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Chemical exposures, biological monitoring and cancer risks in Swedish aluminium foundries and remelting plants
Linköping University, Department of Molecular and Clinical Medicine, Occupational and Environmental Medicine. Linköping University, Faculty of Health Sciences.
2001 (English)Doctoral thesis, comprehensive summary (Other academic)
Abstract [en]

In aluminium foundries and remelting plants, a wide range of chemical agents are formed and emitted, including some highly toxic organochlorine compounds. This thesis explores emissions and exposures, as well as worker risk of porphyria and cancer.

During addition of hexachloroethane (HCE) for degassing of the melt, the major findings of organochlorine compounds were hexachlorobenzene (4,300 μg/g HCE) and octachlorostyrene (780 μg/g HCE).

In sand, die- and static-die casting aluminium foundries, the total dust concentrations varied up to 93 mg/m3. The aluminium exposures were generally low (< 0.5 mg/m3). For crystalline quartz, 0.1 mg/m3 was exceeded only occasionally. The levels of minor alloy metals including lead, were low (<0.01 mg/m3). At different core production methods, high levels of dimethylethylarnine, aniline and furfuryl alcohol were observed. In die-casting, 33% of the mineral oil mist levels exceeded 1 mg/m3.

For smelters, the use of HCE as degassing agent, caused increased plasma levels of hexachlorobenzene (HCB) and octachlorostyrene (OCS) compared to controls. A difference in porphyrins, mainly attributed to enhanced concentrations of coproporphyrins, especially coproporphyrin III, was also noted.

In a cohort study of 6,454 workers from seven aluminium foundries and three remelting plants, no overall increased risk for cancer among male and female workers was found. Elevated risks were however seen for lung cancer, anorectal and sinonasal cancer. For sand casting workers, a statistically significant increase in lung cancer morbidity was seen for the long-term employed workers.

Based on a statistical model, cumulative total dust and crystalline quartz mg/m3 * years were assessed for 46 cases and 322 controls in a nested case-control study within the cohort. A non-significant increase in the relative risk was observed with increasing dose. The odds ratio for dust was 2.2 for the high exposure group (>29 mg/m3 * year). A similar trend was seen for crystalline quartz.

Place, publisher, year, edition, pages
Linköping: Linköping University Electronic Press, 2001. , 61 p.
Series
Linköping University Medical Dissertations, ISSN 0345-0082 ; 696
National Category
Medical and Health Sciences
Identifiers
URN: urn:nbn:se:liu:diva-28651Local ID: 13807ISBN: 91-7219-987-3 (print)OAI: oai:DiVA.org:liu-28651DiVA: diva2:249462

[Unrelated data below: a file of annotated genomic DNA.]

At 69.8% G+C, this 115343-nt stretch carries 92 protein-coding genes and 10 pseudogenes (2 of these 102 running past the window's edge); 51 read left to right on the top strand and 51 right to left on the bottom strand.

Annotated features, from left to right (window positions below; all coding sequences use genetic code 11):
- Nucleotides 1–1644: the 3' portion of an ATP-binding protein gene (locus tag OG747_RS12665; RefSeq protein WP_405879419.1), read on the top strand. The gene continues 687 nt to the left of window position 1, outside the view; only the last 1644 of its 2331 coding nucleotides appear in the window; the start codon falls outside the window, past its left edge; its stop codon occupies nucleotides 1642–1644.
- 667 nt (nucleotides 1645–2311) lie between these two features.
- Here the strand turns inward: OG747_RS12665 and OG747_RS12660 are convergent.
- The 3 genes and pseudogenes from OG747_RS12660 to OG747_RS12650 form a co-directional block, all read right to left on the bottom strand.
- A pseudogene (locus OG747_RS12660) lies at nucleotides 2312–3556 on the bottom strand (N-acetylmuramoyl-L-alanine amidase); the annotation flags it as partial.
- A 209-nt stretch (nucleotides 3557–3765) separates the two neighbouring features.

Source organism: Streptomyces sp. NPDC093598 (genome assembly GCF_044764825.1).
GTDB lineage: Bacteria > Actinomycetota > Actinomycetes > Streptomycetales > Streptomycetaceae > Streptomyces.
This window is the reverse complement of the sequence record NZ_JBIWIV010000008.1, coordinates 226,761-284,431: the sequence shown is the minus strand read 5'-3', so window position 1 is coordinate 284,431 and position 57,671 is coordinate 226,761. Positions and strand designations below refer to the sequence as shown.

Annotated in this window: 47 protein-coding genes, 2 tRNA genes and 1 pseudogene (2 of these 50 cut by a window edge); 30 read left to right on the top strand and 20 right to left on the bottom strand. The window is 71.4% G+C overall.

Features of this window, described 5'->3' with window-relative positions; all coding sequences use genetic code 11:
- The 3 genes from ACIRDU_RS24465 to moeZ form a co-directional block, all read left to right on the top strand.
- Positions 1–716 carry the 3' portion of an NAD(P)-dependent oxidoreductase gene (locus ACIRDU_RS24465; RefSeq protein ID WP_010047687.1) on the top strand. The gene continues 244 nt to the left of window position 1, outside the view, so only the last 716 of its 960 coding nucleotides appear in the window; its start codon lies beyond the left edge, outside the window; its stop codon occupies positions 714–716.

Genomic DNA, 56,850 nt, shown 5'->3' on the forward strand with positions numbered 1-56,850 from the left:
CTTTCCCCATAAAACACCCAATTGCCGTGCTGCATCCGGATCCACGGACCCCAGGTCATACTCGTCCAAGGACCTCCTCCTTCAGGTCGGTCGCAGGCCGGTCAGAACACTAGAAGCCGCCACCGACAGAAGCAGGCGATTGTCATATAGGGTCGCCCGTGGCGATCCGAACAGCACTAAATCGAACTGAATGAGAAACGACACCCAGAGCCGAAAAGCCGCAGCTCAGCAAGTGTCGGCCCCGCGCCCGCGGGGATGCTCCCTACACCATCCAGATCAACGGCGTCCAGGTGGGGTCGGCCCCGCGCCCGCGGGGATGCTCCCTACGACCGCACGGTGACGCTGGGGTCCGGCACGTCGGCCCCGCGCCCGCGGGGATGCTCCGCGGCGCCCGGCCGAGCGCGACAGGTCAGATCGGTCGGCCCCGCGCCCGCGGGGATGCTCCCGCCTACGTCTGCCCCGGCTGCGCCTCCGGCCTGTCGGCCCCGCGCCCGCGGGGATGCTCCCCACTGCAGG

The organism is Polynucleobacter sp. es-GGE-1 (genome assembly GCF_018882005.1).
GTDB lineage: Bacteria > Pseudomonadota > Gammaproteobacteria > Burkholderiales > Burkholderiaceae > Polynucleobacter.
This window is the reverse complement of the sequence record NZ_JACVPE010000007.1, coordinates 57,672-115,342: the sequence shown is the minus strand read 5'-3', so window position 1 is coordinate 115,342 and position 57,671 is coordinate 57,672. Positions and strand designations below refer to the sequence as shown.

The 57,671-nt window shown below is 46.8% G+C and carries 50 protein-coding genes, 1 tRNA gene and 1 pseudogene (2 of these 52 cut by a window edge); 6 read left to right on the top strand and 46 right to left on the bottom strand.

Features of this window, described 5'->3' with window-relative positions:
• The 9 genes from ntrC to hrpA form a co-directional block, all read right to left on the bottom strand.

Public defence
2001-07-01, Aulan, B-huset, Regionsjukhuset, Örebro, 13:00 (Swedish)
Opponent
Available from: 2009-10-09 Created: 2009-10-09 Last updated: 2012-08-20Bibliographically approved
List of papers
1. Emissions of Some Organochlorine Compounds in Experimental Aluminum Degassing with Hexachloroethane
Open this publication in new window or tab >>Emissions of Some Organochlorine Compounds in Experimental Aluminum Degassing with Hexachloroethane
1997 (English)In: Applied Occupational and Environmental Hygiene, ISSN 1047-322X, Vol. 12, no 3, 178-183 p.Article in journal (Refereed) Published
Abstract [en]

Degassing agents based on hexachloroethane (HCE) are used to remove hydrogen gas from molten aluminum, particularly in foundries and remelting plants. Previously considered fairly innocuous, recent studies of the emissions from this process have shown high yields of some toxic organochlorine compounds. To determine a wider spectrum of such compounds, a series of experimental degassings was carried out in a small foundry. Aluminum was melted at 740°C in an electric furnace equipped with a ventilated exhaust hood, and degassing was carried out with 0.12 percent (w/w) HCE. Particulate, condensed liquid, and gas phase samples of the emissions were collected in the exhaust suction duct and analyzed with gas chromatography and mass spectrometry. Chlorobenzenes, chlorophenols, chlorinated dibenzodioxins and dibenzofurans, and polyaromatic hydrocarbons, as well as hydrogen chloride, carbon monoxide, and total hydrocarbons were determined. In relation to HCE, the major organochlorine compounds in the fume were hexachlorobenzene (4300 μg/g), octachlorostyrene (780 μg/g), and unreacted HCE (550 μg/g). The emissions of these substances were substantially higher than for chlorinated dibenzodioxins (0.034 μg/g) and dibenzofurans (0.36 μg/g). The emission of inorganic compounds was dominated by hydrogen chloride (330,000 μg/g). These results indicate that HCE-based degassing is a source of a complex mixture of inorganic and organochlorine compounds and suggest that alternative degassing techniques should be used. Alternatively, environmental emissions should be substantially reduced by using proper ventilation and filter techniques, and workplace exposure should be closely monitored, tentatively by measurements of hexachlorobenzene and hydrogen chloride.